June 13, 2024 | Alumni

U of T alumna producing world-class films in Pakistan got her start at Hart House

By Megan Wykes

A still from In Flames

In Flames, produced by Anam Abbas, was released in April 2024.

Producer, director and cinematographer Anam Abbas (BA 2008) is earning her spot on the world stage as an independent filmmaker. Her first feature, a documentary called Showgirls of Pakistan, premiered in 2020. Four years later (April 2024), her new film In Flames premiered at Cannes’ Directors’ Fortnight and debuted in Canada at the Toronto International Film Festival where it ran at the TIFF Lightbox until April 25. It also played at Vancouver’s International Village Mall that month, then showed at the South Asian Film Festival of Montreal on June 2.

Portrait of Anam Abbas
Anam Abbas. 

This psychological movie, which follows medical student Mariam who struggles to keep her family together and consoles her mother after the loss of her grandfather, was Pakistan’s official submission to the 2024 Oscars, arguably the most prestigious awards in the film industry.

Few realize Abbas got her start at Hart House through the Hart House Film Board, the University of Toronto’s leading movie-making centre since 1974. 

We sit down to chat with Abbas, speaking from Los Angeles where her film was enjoying its theatrical opening, about how those undergrad experiences helped to shape her filmmaking career.

Abbas first became interested in film in her undergrad years at U of T. She discovered the Film Board while wandering (she playfully says “lurking”) around the House, first discovering Hart House Theatre. At the theatre, she participated in student productions of Mad Forest and The Rocky Horror Show. “My job in The Rocky Horror Show was to run the visual installation behind the live performance. Just press ‘play’ and stop on blue. I was so happy to do that!” 

Promotional image for In Flames
“In Flames”, produced by Anam Abbas, was released in April 2024. Image reproduced with permission.

An Innis College student who lived in St. Michael’s College dorms, Abbas spent much of her university years watching and studying movies. (At one point her dorm mates asked her what she did all day other than watching movies!) A lover of theory, reading and writing, she also spent many hours at Robarts Library.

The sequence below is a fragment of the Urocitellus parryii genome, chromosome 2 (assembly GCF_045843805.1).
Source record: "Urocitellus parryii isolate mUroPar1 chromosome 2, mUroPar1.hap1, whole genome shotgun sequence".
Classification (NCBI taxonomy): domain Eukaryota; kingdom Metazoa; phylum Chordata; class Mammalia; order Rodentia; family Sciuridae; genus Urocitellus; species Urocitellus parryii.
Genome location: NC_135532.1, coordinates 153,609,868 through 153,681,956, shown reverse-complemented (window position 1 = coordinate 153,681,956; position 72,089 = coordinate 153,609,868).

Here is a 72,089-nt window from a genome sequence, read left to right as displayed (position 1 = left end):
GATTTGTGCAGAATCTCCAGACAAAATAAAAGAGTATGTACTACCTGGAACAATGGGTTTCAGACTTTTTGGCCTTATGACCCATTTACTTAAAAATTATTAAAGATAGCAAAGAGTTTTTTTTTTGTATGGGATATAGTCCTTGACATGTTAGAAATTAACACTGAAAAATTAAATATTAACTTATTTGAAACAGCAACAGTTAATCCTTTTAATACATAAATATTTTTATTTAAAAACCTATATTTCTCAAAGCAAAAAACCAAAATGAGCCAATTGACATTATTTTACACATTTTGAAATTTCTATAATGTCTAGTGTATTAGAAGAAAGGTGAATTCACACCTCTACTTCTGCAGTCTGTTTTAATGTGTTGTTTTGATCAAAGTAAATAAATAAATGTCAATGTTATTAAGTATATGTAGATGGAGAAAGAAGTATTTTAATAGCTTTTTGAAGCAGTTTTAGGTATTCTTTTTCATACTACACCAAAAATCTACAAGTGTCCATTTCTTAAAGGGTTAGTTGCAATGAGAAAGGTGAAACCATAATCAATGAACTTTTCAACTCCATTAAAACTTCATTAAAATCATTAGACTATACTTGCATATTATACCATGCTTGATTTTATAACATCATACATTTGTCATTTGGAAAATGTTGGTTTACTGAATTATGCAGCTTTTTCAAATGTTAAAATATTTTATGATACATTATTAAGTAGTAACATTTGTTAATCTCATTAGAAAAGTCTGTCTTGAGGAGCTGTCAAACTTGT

“I came to U of T from Pakistan one semester late so I couldn't take my year-long core courses. As a result, I picked up electives,” she explains how she was able to focus on her interests and passions as opposed to her formal coursework. Abbas now interprets this set of circumstances as the universe compelling her in one definitive direction: film. The first course she took was on religion and film, and from there, she was hooked. “That one course turned into a minor in cinema studies.” This later evolved into a major in cinema studies and a minor in world literatures.

“That was a change in direction for me because I came to U of T thinking I want to do political science or English. Maybe I'll be a writer? Maybe anthropology? I wasn’t sure what I was doing. I knew I wanted a liberal arts education.”

Then she says she had to convince herself to push on in film “because it was not something in my imagination that I could study in school. Over time, I submitted myself to my inclinations!”

Hart House Film Board: “Supportive, low-risk place to experiment”

Abbas soon realized that the Film Board was “a place where I could flex my creative muscles.” She acknowledged that although she was studying theory at Innis, she wanted to be more of a creator.

She fondly recalls when Hart House’s registered programs coordinator Rick Palidwor introduced her to the Super 8 camera in one of the Film Board workshops. “Rick was really supportive,” she says.

She credits the Film Board as a place where students can experiment, make mistakes, learn at their own pace. “It was a very good, low-risk place to do stupid things and just learn the camera. It was a place where you could float in and out and do whatever you like, not be embarrassed about not knowing anything.”

Hart House memories centre around sense of constant discovery

Abbas recalls Hart House with great fondness. “There’s a certain romanticism or even mystery to the building … just wandering the hallways, discovering the little corners, hearing a piano, opening a door and running into a friend. Lots of memories, friendships. I think there's a sense of constant discovery, which is really nice.”

Encourages student to practice fearlessness

She has advice for students: “When you're in school, you're there to experiment, learn, find your voice, collaborate with others and be unafraid. This is your time to practice fearlessness as an artist … and that's a muscle,” she says, adding, “Hart House doesn't have any expectations, hierarchy or ‘hustle culture.’ You can experiment without any pressure. That's so beautiful and rare.”

Her advice to budding filmmakers? “Just do it. Find your tribe, your people. Find your community that’s value based, not opportunity based because opportunity-based connections and communities will falter and shift. Value-based communities are solid and rooted.”

Originally published by Hart House

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